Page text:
Cycling, Hot Dogs, Marginal Gains and Digital Marketing
Last week we had the last Drink Digital of the year. We all had a jolly good knees up.
My presentation for the evening was entitled “Cycling, Hot Dogs, Marginal Gains and Digital Marketing”. You can find my slides below. Beneath that you will find a round-up of some of the things that I covered and also links to the resources that I mentioned. Don’t take it as any more than a quick cover of the presentation 😉
Cycling, Pillows and Gold Medals
Back in 2010, no British cyclist had ever won the Tour De France. In 2010 David Brailsford became the general Manager of Team Sky – GB’s professional cycling team.
He predicted that following his tactics and strategy he would win the Tour De France in five years.
In a classic version of under promising and over delivering Brailsford and the team managed to win the Tour De France in 2012. Bradley Wiggins went on to become Sir Bradley Wiggins and then went on to present music shows on 6Music with Paul Weller.
Team GB were also in the 2012 Olympic Games and went on to dominate that winning a whopping 70% of the gold medals available.
Oh yeah…then Chris Froome won the Tour De France in 2013.
Brailsford and his team are now considered to have had one of the most successful cycling runs in modern history.
There have been some questions raised recently but the less about those at the moment the better!
How did Brailsford and the team go about this?
He called upon a process called marginal gains:
Brailsford believed in marginal gains – specifically the aggregation of marginal gains. He believed in making lots of tiny adjustments to lots of little things. The belief being that these 1% changes add up. When you develop the discipline to make – and continue to make – lots of small changes the whole becomes greater than the sum of its parts.
He Started With The Obvious
- Nutrition of riders
- Improving weekly training programmes
- How the bikes worked
- Better seats
- Better tyres
- Aerodynamics of the bikes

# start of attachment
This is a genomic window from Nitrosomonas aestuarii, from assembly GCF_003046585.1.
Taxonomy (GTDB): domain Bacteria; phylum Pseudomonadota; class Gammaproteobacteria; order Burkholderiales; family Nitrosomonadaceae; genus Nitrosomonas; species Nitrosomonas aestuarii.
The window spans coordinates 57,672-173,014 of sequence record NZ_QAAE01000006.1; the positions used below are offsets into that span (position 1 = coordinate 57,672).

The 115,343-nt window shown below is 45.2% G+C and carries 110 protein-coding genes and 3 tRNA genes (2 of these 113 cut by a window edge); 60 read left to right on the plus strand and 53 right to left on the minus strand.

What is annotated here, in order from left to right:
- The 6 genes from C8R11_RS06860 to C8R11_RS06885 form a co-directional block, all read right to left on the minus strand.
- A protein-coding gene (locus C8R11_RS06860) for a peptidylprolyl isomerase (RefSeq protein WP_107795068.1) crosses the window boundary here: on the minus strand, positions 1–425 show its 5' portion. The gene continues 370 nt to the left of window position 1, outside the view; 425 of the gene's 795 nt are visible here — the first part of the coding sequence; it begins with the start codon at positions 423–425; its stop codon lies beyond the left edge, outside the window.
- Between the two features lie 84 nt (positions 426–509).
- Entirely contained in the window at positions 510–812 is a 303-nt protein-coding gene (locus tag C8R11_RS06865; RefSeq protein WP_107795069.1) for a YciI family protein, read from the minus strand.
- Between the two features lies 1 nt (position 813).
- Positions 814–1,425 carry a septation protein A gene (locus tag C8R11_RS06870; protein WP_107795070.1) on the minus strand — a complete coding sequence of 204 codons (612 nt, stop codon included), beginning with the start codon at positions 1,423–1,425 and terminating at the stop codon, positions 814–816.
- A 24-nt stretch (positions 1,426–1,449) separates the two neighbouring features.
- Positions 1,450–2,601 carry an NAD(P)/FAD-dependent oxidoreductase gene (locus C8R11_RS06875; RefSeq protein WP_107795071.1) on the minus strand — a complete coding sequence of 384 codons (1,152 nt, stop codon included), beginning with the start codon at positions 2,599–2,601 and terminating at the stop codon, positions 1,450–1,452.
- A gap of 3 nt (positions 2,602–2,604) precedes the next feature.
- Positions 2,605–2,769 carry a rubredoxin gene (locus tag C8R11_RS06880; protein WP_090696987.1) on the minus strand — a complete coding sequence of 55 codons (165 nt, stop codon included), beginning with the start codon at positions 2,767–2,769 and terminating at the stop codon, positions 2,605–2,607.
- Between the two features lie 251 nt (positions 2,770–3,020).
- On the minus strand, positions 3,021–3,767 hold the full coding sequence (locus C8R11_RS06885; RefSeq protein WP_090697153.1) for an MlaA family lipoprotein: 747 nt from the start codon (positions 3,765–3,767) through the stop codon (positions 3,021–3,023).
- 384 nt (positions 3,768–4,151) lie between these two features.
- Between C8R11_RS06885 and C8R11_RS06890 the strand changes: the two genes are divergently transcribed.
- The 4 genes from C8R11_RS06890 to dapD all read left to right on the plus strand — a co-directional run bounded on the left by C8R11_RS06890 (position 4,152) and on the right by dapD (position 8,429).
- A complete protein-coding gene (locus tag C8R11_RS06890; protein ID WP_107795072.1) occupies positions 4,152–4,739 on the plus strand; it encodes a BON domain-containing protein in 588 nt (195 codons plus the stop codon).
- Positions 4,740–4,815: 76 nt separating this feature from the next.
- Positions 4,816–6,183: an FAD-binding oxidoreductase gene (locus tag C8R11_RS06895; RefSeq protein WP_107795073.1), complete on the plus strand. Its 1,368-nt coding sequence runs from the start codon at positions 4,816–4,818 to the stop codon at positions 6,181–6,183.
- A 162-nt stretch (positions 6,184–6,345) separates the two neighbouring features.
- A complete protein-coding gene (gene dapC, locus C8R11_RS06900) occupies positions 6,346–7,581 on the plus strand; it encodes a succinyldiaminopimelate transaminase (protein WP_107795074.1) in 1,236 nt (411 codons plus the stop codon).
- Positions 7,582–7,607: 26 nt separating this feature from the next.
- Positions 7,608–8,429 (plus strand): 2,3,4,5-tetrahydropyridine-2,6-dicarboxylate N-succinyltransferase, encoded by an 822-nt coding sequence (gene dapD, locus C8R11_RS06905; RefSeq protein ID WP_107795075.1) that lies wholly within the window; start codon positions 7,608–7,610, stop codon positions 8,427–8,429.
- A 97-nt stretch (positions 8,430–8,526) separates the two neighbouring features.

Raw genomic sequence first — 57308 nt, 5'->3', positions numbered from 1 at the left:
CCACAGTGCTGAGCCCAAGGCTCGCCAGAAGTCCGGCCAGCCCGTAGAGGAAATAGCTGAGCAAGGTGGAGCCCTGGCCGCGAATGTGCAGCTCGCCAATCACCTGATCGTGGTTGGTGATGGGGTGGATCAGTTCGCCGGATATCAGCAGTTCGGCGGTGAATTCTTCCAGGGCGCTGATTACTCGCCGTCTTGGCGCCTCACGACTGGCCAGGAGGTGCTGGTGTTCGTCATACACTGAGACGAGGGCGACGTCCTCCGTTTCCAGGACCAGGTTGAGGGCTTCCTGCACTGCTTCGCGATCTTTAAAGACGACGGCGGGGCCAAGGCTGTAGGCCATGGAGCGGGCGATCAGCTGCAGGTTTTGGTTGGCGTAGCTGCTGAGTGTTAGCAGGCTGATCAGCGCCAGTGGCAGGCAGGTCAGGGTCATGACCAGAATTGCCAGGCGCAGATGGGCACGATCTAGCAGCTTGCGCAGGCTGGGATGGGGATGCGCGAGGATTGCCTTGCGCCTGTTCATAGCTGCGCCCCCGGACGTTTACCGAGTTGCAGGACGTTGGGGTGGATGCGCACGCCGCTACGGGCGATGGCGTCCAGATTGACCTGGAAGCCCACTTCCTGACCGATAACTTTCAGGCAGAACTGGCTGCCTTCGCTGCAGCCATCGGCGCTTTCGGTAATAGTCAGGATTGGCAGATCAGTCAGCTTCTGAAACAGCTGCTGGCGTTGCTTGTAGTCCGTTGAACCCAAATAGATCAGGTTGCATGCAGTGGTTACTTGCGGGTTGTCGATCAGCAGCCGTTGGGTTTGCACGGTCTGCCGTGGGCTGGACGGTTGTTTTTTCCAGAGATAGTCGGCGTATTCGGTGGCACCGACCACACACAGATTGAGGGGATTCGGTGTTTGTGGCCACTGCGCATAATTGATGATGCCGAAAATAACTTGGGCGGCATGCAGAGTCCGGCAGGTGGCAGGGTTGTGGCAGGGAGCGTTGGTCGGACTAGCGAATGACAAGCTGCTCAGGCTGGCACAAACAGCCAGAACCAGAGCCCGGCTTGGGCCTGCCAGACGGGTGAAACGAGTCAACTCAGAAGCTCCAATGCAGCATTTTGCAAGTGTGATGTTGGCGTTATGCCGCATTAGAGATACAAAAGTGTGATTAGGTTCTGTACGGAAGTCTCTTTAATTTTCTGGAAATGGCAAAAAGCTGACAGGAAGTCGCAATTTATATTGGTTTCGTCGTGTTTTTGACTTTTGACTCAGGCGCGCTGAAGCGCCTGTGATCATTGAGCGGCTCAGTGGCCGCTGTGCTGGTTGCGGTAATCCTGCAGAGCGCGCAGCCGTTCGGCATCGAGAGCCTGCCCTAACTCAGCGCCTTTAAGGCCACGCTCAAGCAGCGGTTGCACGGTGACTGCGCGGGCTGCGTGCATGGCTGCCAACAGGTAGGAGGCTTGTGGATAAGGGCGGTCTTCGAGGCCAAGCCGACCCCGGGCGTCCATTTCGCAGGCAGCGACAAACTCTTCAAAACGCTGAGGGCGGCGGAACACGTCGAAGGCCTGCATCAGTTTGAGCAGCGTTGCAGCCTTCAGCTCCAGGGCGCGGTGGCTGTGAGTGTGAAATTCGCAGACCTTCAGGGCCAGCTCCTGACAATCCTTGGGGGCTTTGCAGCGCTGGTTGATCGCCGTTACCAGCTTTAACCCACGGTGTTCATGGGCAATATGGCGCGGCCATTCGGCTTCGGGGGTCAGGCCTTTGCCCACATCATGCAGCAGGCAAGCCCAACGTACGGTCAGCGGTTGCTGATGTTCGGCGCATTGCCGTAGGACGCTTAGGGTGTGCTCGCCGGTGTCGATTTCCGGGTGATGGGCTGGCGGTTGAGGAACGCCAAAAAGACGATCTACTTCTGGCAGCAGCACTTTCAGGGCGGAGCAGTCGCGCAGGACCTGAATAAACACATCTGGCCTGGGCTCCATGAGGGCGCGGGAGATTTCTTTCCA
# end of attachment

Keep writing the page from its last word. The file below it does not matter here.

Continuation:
Then The Not So Obvious
- Finding the best hotels
- Taking their own pillows to those hotels
- Finding the best massage gel
- Better hygiene to prevent infection
- Painting floors in the maintenance area to avoid dust
It seemed to do the trick. The cycling team were a massive success.
Hot Dogs, Wiggles and Little Improvements
Meet Takeru Kobayashi:
Takeru is a successful speed eater and the sport is much more competitive than you might think – there are often thousands and thousands of dollar up for grabs. When there is money at stake people get serious!
Takeru specialises in hot dogs and specifically in eating as many as you can in 12 minutes. He applied the marginal gains mindset in his approach.
Hot Dog Strategy
- Breaks them in half = more options for chewing and also frees hands for quick fire loading
- Tested spraying them with water and vegetable oil
- Tested different ways of chewing
- Improved how it landed in stomach to reduce the chance of vomiting
In 2001 he came into the competition as an outsider and walked away champ. He doubled the word record from 25 to 50.
He then went on to win it 6 times and broke his own record three times.
These aren’t just two isolated cases. You can see the marginal gains mindset in:
- Health service
What Does This Have To Do With Digital Marketing?
Turns out we already do this – we just don’t call it marginal gains. We do it in PPC and most people are happy. We put the money in, we make some changes, we wait, we make some changes based on data and slowly it all adds up.
In this account we:
- Regularly reviewed bids and adjusted up or down depending on what the bid needed to be to meet the client’s targets
- Reviewed bid modifiers for mobile and location. Again, these were adjusted to meet the client’s targets